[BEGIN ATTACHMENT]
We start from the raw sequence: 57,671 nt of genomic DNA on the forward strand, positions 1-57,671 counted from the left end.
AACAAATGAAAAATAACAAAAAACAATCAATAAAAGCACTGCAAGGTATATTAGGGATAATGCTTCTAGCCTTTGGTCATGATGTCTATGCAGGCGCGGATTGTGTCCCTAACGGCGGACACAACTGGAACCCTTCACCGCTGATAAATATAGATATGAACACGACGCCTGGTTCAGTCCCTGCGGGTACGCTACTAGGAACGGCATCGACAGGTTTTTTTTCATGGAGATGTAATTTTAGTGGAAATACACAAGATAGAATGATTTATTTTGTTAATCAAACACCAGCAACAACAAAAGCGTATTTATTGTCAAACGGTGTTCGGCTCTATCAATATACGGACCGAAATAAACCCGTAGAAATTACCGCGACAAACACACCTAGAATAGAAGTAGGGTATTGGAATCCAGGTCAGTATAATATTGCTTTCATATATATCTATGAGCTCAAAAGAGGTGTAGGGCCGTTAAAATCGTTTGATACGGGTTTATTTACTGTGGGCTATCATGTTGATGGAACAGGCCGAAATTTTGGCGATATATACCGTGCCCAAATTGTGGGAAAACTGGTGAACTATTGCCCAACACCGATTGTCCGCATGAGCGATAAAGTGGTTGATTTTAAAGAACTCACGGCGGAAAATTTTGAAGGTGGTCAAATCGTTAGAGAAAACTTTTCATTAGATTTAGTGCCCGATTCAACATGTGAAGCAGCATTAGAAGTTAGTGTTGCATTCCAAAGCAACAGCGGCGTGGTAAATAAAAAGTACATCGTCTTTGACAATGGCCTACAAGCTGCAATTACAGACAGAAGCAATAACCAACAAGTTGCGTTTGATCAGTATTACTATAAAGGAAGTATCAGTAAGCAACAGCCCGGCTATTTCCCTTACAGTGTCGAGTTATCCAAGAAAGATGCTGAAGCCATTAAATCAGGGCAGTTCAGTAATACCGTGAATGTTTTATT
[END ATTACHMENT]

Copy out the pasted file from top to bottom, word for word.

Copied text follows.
We start from the raw sequence: 57,671 nt of genomic DNA on the forward strand, positions 1-57,671 counted from the left end.
AACAAATGAAAAATAACAAAAAACAATCAATAAAAGCACTGCAAGGTATATTAGGGATAATGCTTCTAGCCTTTGGTCATGATGTCTATGCAGGCGCGGATTGTGTCCCTAACGGCGGACACAACTGGAACCCTTCACCGCTGATAAATATAGATATGAACACGACGCCTGGTTCAGTCCCTGCGGGTACGCTACTAGGAACGGCATCGACAGGTTTTTTTTCATGGAGATGTAATTTTAGTGGAAATACACAAGATAGAATGATTTATTTTGTTAATCAAACACCAGCAACAACAAAAGCGTATTTATTGTCAAACGGTGTTCGGCTCTATCAATATACGGACCGAAATAAACCCGTAGAAATTACCGCGACAAACACACCTAGAATAGAAGTAGGGTATTGGAATCCAGGTCAGTATAATATTGCTTTCATATATATCTATGAGCTCAAAAGAGGTGTAGGGCCGTTAAAATCGTTTGATACGGGTTTATTTACTGTGGGCTATCATGTTGATGGAACAGGCCGAAATTTTGGCGATATATACCGTGCCCAAATTGTGGGAAAACTGGTGAACTATTGCCCAACACCGATTGTCCGCATGAGCGATAAAGTGGTTGATTTTAAAGAACTCACGGCGGAAAATTTTGAAGGTGGTCAAATCGTTAGAGAAAACTTTTCATTAGATTTAGTGCCCGATTCAACATGTGAAGCAGCATTAGAAGTTAGTGTTGCATTCCAAAGCAACAGCGGCGTGGTAAATAAAAAGTACATCGTCTTTGACAATGGCCTACAAGCTGCAATTACAGACAGAAGCAATAACCAACAAGTTGCGTTTGATCAGTATTACTATAAAGGAAGTATCAGTAAGCAACAGCCCGGCTATTTCCCTTACAGTGTCGAGTTATCCAAGAAAGATGCTGAAGCCATTAAATCAGGGCAGTTCAGTAATACCGTGAATGTTTTATT